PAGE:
Magazine article The Spectator

Something Old, Something New

Magazine article The Spectator

Something Old, Something New

Article excerpt

Peter Blake: A Museum for Myself

The Holburne Museum, Bath,

until 4 September

Very last chance to see the inaugural exhibition at the magnificently revamped Holburne Museum - a selection from the collections of Peter Blake, together with some of his own work. If, as Geoffrey Grigson suggested, the mind is an anthology, and the museum case or exhibition is a map of that mind, then what a remarkably diverse but ordered person Mr Blake must be. The new temporary exhibition gallery at the top of the Holburne's new wing is filled with images of fantasy, dream and even nightmare, but everything is calmly laid out with great clarity and precision. The result is obsessional but intriguing.

The museum reopened in May, its Grade 1 listed building restored and extended by Eric Parry Architects, the grand staircase moved, and the new spaces locked together with the old in a way that makes a harmonious and workable whole. The building stands at the top of Great Pulteney Street, looking down towards the river and the town, with Sydney Gardens at its rear. The original facade is unchanged, as the extension is at the back of the building, reconnecting it with the park in which it is situated, and giving it, in effect, a new (garden) front.

The glass box of the extension is articulated by, and constructed around, a series of vertical ceramic beams, subtly mottled like old copper. On the ground floor a spacious cafe looks out on to the gardens through appropriately transparent walls.

The glass and ceramic extension blends surprisingly well with the warm honey tones of the original Bath stone, details of which are newly visible from inside the extension.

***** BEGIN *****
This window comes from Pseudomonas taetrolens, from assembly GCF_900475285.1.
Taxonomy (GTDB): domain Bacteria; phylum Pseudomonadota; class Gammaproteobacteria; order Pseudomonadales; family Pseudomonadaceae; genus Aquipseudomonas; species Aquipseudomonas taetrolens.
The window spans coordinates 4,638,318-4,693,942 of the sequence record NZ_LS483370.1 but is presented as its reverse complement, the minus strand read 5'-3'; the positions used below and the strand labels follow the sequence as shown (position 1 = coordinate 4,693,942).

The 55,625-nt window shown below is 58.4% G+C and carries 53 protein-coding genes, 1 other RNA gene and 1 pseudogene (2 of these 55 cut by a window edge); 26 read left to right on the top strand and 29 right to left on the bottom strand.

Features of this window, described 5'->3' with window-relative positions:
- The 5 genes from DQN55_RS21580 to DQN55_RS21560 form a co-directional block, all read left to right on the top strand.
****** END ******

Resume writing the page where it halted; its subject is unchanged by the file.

I used to visit the old museum quite often when I had a flat in Bath, and the changes are remarkable. The building has been opened up and restored, provided with 80 per cent more display space and a variety of vistas between the rooms, linking inside and outside. The experience of walking through it is now richly varied and exciting, with the architecture collaborating with the displays to offer changes in pace and narrative. On the first floor, the ballroom looks as grand as it sounds, with its unobtrusive new display cases and a long dining table set with beautiful silver and china.

Sir William Holburne's own collection (he founded the museum in the 19th century) is evocative of a crowded interior, while in and above this display are suspended 11 vases in a dramatic segue between this floor and the mezzanine upstairs.

On the mezzanine are the collections of 18th-century sculpture and figurines, including a wonderfully ornate Bow porcelain 'Girl with monkey and parrots', and then on the top floor the restored picture gallery boasts a new Gainsborough portrait on loan and several additional Zoffanys. A side gallery offers a group of drawings by the museum's artist-in-residence, Karen Wallis, telling the story of the rebuilding. Then at the back is the new temporary exhibition space, currently hosting Peter Blake's cabinets of curiosities. One is filled with elephants and shell boxes and figures, another contains puppets from a Punch and Judy outfit, and between them is positioned an early Blake object/collage entitled 'Locker'.

There are two more cabinets, one displaying small sculptures that Blake has collected by such artists as David Nash, Clive Barker, Colin Self and Claes Oldenburg, and the final one focusing on the theme of Celebrity. …

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